By Dan Hounsell, Editor
The issue of accessibility is never too far from the minds of maintenance and engineering managers in institutional and commercial facilities. But mid-March 2011 is among the most important moments related to this issue in the last two decades.
Why? Long-awaited final regulations revising existing laws from the U.S. Department of Justice under the Americans with Disabilities Act (ADA), including its ADA Standards for Accessible Design, became effective March 15, 2011.
Joan Stein, president and CEO of Accessibility Development Associates, presented a session on the impact of the new ADA regulations at the recent NFMT Conference and Expo in Baltimore. Attendees learned about some important provisions of the new regulations, as well as the ongoing need to properly address access to their facilities.
Stein emphasized ADA is far more than a set of requirements.
"The ADA is a civil rights law and a building code," she said, adding that it continues to have a major impact on facilities 20 years after its enactment. More than 200 private ADA lawsuits are filed monthly in U.S. federal courts nationwide, she said.
How can managers get a sense of whether their facilities present barriers to accessibility? Stein told attendees that if somebody with a disability has to do something that is unequal, such as calling ahead before visiting a facility or going out of their way to gain access, the facility has a problem.
Facilities can resort to several permissible explanations for not complying with the regulations, Stein said. These explanations cover three instances: cases where changes to a facility would be structurally impractical, would alter the basic nature of the operation, or would create financial hardship for the organization.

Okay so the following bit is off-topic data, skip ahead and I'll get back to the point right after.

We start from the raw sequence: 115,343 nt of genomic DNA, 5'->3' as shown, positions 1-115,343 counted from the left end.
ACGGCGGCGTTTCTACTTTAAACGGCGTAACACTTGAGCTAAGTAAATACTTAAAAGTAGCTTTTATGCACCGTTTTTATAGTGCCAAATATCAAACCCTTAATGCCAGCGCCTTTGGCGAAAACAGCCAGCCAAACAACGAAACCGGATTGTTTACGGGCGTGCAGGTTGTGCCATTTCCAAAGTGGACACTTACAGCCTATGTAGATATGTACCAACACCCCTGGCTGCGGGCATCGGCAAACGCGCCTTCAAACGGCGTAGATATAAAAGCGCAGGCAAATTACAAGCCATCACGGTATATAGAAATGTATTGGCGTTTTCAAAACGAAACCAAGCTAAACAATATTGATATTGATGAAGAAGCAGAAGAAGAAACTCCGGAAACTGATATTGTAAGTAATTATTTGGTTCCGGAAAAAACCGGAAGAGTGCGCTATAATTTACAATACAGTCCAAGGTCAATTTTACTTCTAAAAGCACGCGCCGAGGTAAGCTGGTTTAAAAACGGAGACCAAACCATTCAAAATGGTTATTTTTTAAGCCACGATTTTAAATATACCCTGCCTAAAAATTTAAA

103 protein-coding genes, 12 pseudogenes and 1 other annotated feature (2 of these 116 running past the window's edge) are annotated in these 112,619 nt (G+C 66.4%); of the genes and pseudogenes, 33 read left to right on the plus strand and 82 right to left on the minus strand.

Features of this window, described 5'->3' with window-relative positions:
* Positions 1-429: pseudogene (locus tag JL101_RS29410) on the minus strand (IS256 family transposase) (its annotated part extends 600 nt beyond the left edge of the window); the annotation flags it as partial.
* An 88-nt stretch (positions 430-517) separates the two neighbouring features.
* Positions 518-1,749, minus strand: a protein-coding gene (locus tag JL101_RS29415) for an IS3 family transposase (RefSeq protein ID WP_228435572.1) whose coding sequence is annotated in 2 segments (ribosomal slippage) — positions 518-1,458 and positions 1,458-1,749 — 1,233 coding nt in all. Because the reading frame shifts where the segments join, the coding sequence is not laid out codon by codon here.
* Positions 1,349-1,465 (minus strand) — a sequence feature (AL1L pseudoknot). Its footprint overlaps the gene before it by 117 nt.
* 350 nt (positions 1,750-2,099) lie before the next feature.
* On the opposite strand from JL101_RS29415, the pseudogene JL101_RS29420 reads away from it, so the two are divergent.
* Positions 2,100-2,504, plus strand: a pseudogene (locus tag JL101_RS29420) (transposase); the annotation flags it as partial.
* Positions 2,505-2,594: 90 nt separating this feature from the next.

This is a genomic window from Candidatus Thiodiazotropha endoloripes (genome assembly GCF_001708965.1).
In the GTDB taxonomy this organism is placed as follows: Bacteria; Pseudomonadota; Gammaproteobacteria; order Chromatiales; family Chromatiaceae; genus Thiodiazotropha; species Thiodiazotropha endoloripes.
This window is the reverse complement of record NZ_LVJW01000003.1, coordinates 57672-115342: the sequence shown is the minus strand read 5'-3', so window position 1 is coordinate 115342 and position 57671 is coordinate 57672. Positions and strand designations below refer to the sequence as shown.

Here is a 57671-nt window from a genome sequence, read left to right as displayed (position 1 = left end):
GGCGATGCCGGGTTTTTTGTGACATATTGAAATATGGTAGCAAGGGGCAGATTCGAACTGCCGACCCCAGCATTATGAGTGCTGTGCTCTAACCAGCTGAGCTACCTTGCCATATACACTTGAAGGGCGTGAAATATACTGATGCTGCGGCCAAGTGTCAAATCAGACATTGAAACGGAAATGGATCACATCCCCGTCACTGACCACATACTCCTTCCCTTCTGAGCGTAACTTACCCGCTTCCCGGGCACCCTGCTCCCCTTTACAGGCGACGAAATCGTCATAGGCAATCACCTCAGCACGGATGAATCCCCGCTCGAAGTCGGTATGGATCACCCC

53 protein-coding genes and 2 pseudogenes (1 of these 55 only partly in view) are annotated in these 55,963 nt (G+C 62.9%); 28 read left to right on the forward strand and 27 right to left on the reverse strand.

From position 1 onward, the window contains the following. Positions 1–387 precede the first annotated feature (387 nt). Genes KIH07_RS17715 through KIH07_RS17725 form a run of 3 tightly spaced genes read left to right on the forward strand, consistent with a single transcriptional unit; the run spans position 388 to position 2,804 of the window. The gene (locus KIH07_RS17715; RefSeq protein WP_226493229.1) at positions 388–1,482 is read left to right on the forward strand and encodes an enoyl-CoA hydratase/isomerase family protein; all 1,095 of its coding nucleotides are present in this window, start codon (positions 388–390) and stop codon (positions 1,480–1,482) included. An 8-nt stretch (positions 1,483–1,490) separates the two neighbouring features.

But she advised managers to tread carefully in one particular situation.
"Don’t say 'financial hardship' unless you are prepared to open your books," Stein said. "They will make you open your books, and it is painful."
She also advised managers to be proactive regarding potential accessibility problems because doing so can give facilities better control over the process of making changes.
"If you wait for a complaint to be filed, you will lose control of the process," Stein said, adding the department will tell facilities what to do regarding mandatory changes, as well as when facilities must complete them.
To better understand the importance of removing barriers to accessibilities in and around facilities, Stein said managers need to remember that such changes benefit more than people with disabilities. They benefit people pushing strollers and carrying armfuls of boxes, as well.
"The issue affects all of us," she said. "You just have to get used to it," adding many people one day will have some type of disability.
Finally, she advised managers to find out more about what not to do related to accessibility by visiting www.ada.gov/settlemt.htm and reviewing settlement agreements organizations have made with the department.
Click here for more on the new ADA regulations.